Saturday, February 1, 2014

Blog City, Aus.

January 26 – 28, 2014

By John M. Gallalee

Sunday, the 26th  of January,  was a designated “free day” so students could fully experience Australia Day. This holiday is comparable to the celebration of July 4th back in the States. However, it marks the arrival of the First Fleet of British settlers and the raising of the British Flag in Sydney Cove in 1788, rather than independence from the Empire. Traditional British-Australian celebrations include: the consumption of libations, the painting of one’s face with the Southern Cross or the entire Australian flag, the wearing of Australian flag t-shirts, dresses and bikinis and, most importantly, the loving of being an Australian.

However, not all Australians celebrate on this day. There is a good deal of controversy because the landing in 1788 was the beginning of the occupation of Aboriginal Australian lands by British colonials, who would eventually control the whole of the continent and oppress the traditional owners of the land.

LC folks were lucky enough to experience both sides of Australia day. In the early afternoon, many of us went to the Yabun Festival in Victoria Park. This festival was an incredibly informative cultural event, where between 10,000-15,000 people gathered throughout the day. Yabun featured Aboriginal music, poetry, speeches, and more on stage. Off-stage, there were dozens, if not hundreds, of booths with information, art, food, and various items having to do with Aboriginal pride.

Later that afternoon, many of us attended another free music event at The Rocks, near Circular Quay. After, we headed down to Darling Harbour to watch the fireworks. I suspect Australians must not have nearly as many legal restrictions as Americans do concerning fireworks. This particular firework show was unlike any other that I have seen: there were more fireworks in use, they were used on a grander scale, and the whole thing was set to music. After the initial batch of fireworks went off, spotlights shone into the night sky and set a beautiful colored backdrop in the smoke, which more fireworks were then shot off in front of.

Australia Day Fireworks (Photo by Becca Zilk)

Once the show ended and we navigated through the crowd of tens of thousands, we continued our cultural assimilation by barhopping. We drank responsibly, were outstanding ambassadors of LC and the US, and had a ripping good time.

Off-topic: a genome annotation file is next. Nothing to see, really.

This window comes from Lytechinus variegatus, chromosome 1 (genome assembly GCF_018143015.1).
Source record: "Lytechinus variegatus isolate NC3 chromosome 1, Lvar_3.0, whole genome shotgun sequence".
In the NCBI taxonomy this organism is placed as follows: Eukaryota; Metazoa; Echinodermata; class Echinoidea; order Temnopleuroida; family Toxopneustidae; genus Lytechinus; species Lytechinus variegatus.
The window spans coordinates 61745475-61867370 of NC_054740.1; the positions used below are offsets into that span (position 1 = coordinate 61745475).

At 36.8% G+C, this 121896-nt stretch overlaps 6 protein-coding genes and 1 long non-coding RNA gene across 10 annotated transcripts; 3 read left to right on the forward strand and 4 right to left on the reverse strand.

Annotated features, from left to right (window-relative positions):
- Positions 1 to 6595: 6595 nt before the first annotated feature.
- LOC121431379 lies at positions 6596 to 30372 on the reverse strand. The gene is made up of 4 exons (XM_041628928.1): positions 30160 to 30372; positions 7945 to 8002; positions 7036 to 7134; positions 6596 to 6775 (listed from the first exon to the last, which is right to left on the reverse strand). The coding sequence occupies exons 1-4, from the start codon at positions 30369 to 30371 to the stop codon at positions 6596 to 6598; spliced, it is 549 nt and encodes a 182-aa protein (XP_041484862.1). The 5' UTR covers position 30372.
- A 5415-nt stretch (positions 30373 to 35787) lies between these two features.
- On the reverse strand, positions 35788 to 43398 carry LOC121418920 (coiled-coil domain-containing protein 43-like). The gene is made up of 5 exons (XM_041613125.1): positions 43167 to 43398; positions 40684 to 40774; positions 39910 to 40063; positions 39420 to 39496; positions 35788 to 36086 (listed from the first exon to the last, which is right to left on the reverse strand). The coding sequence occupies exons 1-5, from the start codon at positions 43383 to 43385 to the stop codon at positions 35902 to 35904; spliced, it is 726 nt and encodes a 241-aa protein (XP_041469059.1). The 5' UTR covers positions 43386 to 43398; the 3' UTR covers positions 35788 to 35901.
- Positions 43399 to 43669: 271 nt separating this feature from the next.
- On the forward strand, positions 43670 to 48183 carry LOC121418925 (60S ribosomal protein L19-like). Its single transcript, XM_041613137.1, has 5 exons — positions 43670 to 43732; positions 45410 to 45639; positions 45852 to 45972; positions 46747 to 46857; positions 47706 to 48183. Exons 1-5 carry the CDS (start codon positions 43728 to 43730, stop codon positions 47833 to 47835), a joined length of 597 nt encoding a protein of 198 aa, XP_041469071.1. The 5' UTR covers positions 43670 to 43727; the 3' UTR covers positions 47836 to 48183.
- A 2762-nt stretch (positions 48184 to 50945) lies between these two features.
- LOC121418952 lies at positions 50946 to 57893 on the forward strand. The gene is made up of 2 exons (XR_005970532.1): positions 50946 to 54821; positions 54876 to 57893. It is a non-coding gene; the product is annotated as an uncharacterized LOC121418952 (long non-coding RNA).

Monday, the 27th, was another free day. Many people spent it resting, some went to Coogee Beach, the smaller and less famous cousin of Bondi Beach, and some, like myself, spent it studying. I was able to get a good deal of information for my research project online, but I was disappointed to find the University of Sydney Library closed. Apparently, when Australia Day falls on a weekend, the following Monday is a national day off. It was still a productive day.

On Tuesday, the 28th,  we went to two museums. The first of these was the Australian Museum. It contained artifacts having to do with both Australian culture and natural history. We spent the most time in the exhibition on Indigenous Australia, in which there was a large collection of traditional Aboriginal artifacts, cultural information, and information about Indigenous equal rights and land rights movements. There was also a large gallery of modern Aboriginal art. Most of it was very impressive.

The second museum was the Art Gallery of New South Wales. We had two tour guides at this museum. The first taught us about non-Indigenous Australian artwork, and the second taught us about Aboriginal artwork. Both guides were very knowledgeable and I was particularly happy to have them along to help me understand the works better, because I have little to no background in art, though still an appreciation for it. The 26th, 27th, and 28th were all great days down under. 


In Front of the Art Gallery of New South Wales (Photo by Dave Campion)

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